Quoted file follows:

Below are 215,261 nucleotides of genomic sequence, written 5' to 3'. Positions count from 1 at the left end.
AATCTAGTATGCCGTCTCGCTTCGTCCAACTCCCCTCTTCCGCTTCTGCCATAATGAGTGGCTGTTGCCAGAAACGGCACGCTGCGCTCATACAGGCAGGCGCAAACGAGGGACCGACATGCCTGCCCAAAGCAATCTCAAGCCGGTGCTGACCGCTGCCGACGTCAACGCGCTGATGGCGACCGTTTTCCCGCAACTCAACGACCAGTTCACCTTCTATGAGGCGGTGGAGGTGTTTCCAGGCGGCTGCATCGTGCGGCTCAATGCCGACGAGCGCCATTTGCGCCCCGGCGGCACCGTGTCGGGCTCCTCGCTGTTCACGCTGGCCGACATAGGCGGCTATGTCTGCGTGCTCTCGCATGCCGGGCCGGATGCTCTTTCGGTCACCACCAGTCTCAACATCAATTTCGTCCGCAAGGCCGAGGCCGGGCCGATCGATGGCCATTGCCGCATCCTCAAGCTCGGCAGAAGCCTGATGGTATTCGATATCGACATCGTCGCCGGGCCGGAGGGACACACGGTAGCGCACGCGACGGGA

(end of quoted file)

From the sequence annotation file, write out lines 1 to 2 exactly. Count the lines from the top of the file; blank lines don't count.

Below are 215,261 nucleotides of genomic sequence, written 5' to 3'. Positions count from 1 at the left end.
AATCTAGTATGCCGTCTCGCTTCGTCCAACTCCCCTCTTCCGCTTCTGCCATAATGAGTGGCTGTTGCCAGAAACGGCACGCTGCGCTCATACAGGCAGGCGCAAACGAGGGACCGACATGCCTGCCCAAAGCAATCTCAAGCCGGTGCTGACCGCTGCCGACGTCAACGCGCTGATGGCGACCGTTTTCCCGCAACTCAACGACCAGTTCACCTTCTATGAGGCGGTGGAGGTGTTTCCAGGCGGCTGCATCGTGCGGCTCAATGCCGACGAGCGCCATTTGCGCCCCGGCGGCACCGTGTCGGGCTCCTCGCTGTTCACGCTGGCCGACATAGGCGGCTATGTCTGCGTGCTCTCGCATGCCGGGCCGGATGCTCTTTCGGTCACCACCAGTCTCAACATCAATTTCGTCCGCAAGGCCGAGGCCGGGCCGATCGATGGCCATTGCCGCATCCTCAAGCTCGGCAGAAGCCTGATGGTATTCGATATCGACATCGTCGCCGGGCCGGAGGGACACACGGTAGCGCACGCGACGGGA